Strict bills ahead on immigration
Senate Republicans are set to announce today the hardest-hitting package of immigration enforcement measures seen yet -- one that would require jail time for illegal immigrants caught crossing the border, make it harder for them to open bank accounts and compel them to communicate in English when dealing with federal agencies.
Most of the bills stand little chance of being debated in the Democratic-controlled Congress. But the move by some of the Senate’s leading Republicans underscores how potent the immigration issue remains, particularly in a presidential election year.
The bills give Republicans a way to put pressure on the Democratic and Republican presidential candidates to take a tougher stance on immigration. They also reflect a shift toward harsher immigration rhetoric and legislative proposals from both parties since Congress failed to pass a comprehensive overhaul in 2007.
The package -- an enforcement smorgasbord assembled by at least eight lawmakers -- consists of 11 bills, but it could expand to as many as 14. Some elements echo House bills, but others go beyond House proposals.
One would discourage states from issuing driver’s licenses to illegal immigrants by docking 10% of highway funding from states that continue to do so.
Another would extend the presence of the National Guard on the border, and a third would end language assistance at federal agencies and the voting booth for people with limited English ability.
A bill by Sen. Jeff Sessions (R-Ala.), who is leading the effort, would impose a maximum two-year prison sentence on someone caught illegally crossing the border a second time.
“The point is to reinforce the idea that most of us here feel that we need to make enforcement and border security a first step to solving the overall problem,” said Sen. David Vitter (R-La.), one of the sponsors.
Although Congress usually avoids tough legislation during an election year, Vitter insisted that he and his colleagues could still get something done. “There are concrete steps we can take. None of us see any reason to waste this time,” he said.
Other bills in the package would:
* Block federal funding to cities that bar their police from asking about immigration status.
* Give the Department of Homeland Security the authority to use information from the Social Security Administration to target illegal immigrants.
* Require construction of 700 miles of fencing along the southern border, not including vehicle barriers.
* Impose sanctions on countries that refuse to repatriate their citizens.
* Deport any immigrant, legal or illegal, for one drunk-driving conviction.
* Enable local and state police to enforce federal immigration laws.
Jim Manley, a spokesman for Senate Majority Leader Harry Reid (D-Nev.), said the Republican proposal “falls far short of what is needed.” Democrats want to combine enforcement with a guest-worker program and a way to deal with the estimated 12 million illegal immigrants in the U.S. Reid “continues to support legislation that is tough on people who break the law, fair to taxpayers and practical to implement,” Manley said.
But Democrats have also begun embracing a tougher stance on immigration. A confidential study assembled for the Democratic leadership earlier this year urged them to start using tougher language. Democrats have focused on offering opportunity to immigrants, but the study by two public-policy groups urged them to begin speaking in terms of “requiring” illegal immigrants to become legal and about what’s best for the United States.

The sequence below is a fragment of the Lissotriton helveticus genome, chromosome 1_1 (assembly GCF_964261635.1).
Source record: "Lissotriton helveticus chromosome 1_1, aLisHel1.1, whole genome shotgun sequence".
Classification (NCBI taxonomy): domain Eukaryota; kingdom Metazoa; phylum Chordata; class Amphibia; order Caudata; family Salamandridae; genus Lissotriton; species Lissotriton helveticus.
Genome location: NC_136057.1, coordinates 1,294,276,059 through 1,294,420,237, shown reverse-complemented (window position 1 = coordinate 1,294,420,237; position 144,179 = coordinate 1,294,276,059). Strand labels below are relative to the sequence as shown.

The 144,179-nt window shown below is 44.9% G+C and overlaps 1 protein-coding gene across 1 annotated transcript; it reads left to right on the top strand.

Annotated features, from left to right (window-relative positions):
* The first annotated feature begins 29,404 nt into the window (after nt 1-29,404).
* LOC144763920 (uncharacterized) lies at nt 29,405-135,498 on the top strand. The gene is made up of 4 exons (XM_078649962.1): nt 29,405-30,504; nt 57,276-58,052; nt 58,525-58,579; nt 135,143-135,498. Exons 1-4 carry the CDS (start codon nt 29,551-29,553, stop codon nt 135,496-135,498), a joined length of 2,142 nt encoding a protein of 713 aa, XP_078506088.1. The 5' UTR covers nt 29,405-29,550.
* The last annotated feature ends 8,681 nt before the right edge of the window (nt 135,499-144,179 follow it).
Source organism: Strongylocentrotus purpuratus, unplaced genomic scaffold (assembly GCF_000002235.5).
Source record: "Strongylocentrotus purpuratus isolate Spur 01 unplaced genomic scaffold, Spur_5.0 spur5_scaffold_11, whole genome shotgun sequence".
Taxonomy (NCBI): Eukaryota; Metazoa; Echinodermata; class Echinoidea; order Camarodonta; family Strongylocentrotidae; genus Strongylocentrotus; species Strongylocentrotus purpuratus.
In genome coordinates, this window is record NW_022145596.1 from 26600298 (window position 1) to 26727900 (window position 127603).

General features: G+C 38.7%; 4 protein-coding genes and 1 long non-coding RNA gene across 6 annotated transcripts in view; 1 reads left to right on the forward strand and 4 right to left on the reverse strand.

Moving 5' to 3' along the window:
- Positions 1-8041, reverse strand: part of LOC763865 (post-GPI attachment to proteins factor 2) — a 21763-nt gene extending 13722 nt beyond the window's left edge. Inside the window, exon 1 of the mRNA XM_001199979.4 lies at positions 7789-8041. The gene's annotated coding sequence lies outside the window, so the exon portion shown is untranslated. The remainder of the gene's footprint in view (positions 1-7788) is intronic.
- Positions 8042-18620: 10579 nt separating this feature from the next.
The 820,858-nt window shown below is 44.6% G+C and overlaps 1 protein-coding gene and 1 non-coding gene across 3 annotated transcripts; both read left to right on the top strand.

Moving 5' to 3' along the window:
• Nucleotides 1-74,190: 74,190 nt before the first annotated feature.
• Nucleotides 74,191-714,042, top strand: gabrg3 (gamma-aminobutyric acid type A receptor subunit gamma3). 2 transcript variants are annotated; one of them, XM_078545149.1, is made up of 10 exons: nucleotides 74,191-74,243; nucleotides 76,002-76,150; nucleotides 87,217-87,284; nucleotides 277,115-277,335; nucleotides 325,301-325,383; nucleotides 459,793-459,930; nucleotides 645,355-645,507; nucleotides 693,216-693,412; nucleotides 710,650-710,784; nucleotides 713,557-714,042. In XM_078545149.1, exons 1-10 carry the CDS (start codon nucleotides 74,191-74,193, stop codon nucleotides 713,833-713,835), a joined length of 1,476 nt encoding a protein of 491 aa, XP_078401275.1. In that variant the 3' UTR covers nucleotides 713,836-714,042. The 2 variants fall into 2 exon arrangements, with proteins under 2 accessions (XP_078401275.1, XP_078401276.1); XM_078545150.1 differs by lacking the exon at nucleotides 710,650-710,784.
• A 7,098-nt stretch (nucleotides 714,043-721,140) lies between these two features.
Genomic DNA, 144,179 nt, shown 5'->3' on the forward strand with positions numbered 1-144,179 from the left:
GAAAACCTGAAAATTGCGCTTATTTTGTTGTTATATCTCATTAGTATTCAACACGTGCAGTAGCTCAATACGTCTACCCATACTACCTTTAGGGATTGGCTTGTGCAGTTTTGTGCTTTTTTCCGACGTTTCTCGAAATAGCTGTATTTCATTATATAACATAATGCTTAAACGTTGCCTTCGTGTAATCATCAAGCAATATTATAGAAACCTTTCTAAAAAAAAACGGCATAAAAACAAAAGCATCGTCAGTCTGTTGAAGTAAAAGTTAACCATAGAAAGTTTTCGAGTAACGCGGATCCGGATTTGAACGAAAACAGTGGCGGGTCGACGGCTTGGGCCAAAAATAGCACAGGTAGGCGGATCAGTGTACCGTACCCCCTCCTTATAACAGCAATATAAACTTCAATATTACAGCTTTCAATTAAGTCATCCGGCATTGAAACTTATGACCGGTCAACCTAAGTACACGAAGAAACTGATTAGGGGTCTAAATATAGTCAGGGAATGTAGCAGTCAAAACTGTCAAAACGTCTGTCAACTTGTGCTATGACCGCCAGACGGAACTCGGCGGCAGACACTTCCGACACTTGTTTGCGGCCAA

Many House Democrats have gone a step further, endorsing an enforcement-only bill by freshman Democratic Rep. Heath Shuler (D-N.C.) that would bolster border security and require employers to verify their workers’ legal status with an electronic verification system.
The SAVE (Secure America through Verification and Enforcement) Act has drawn 140 cosponsors, 48 of whom are Democrats, many of them vulnerable freshmen who won seats from Republicans.
The Democratic leadership dislikes Shuler’s bill and has refused to schedule a debate. Republican leaders are considering collecting signatures for a special petition that requires House leaders to bring a bill up for debate if 218 members sign. There are 198 Republicans.
Angela Kelley, director of the Immigration Policy Center, said Senate Republicans might be trying to match their House colleagues. “They might feel they’re being upstaged by House Republicans,” she said. But she also suggested that the Senate bills could provide political protection to Sen. John McCain (R-Ariz.), who has clinched the GOP presidential nomination.
Conservatives consider McCain soft on immigration. McCain, along with Democratic presidential candidates Sens. Hillary Rodham Clinton of New York and Barack Obama of Illinois, has backed giving illegal immigrants some form of legal status, which conservatives consider “amnesty.”
If McCain endorsed the Senate package, that could “create a platform for McCain to look tough on immigration, create distance from Ted Kennedy [D-Mass.] and erect a shield around the amnesty charge,” Kelley said.
Besides Sessions and Vitter, the bills are being introduced by GOP Sens. Lamar Alexander of Tennessee, John Barrasso of Wyoming, Saxby Chambliss of Georgia, Jim DeMint of South Carolina, Elizabeth Dole of North Carolina, Pete V. Domenici of New Mexico, James M. Inhofe of Oklahoma and Arlen Specter of Pennsylvania.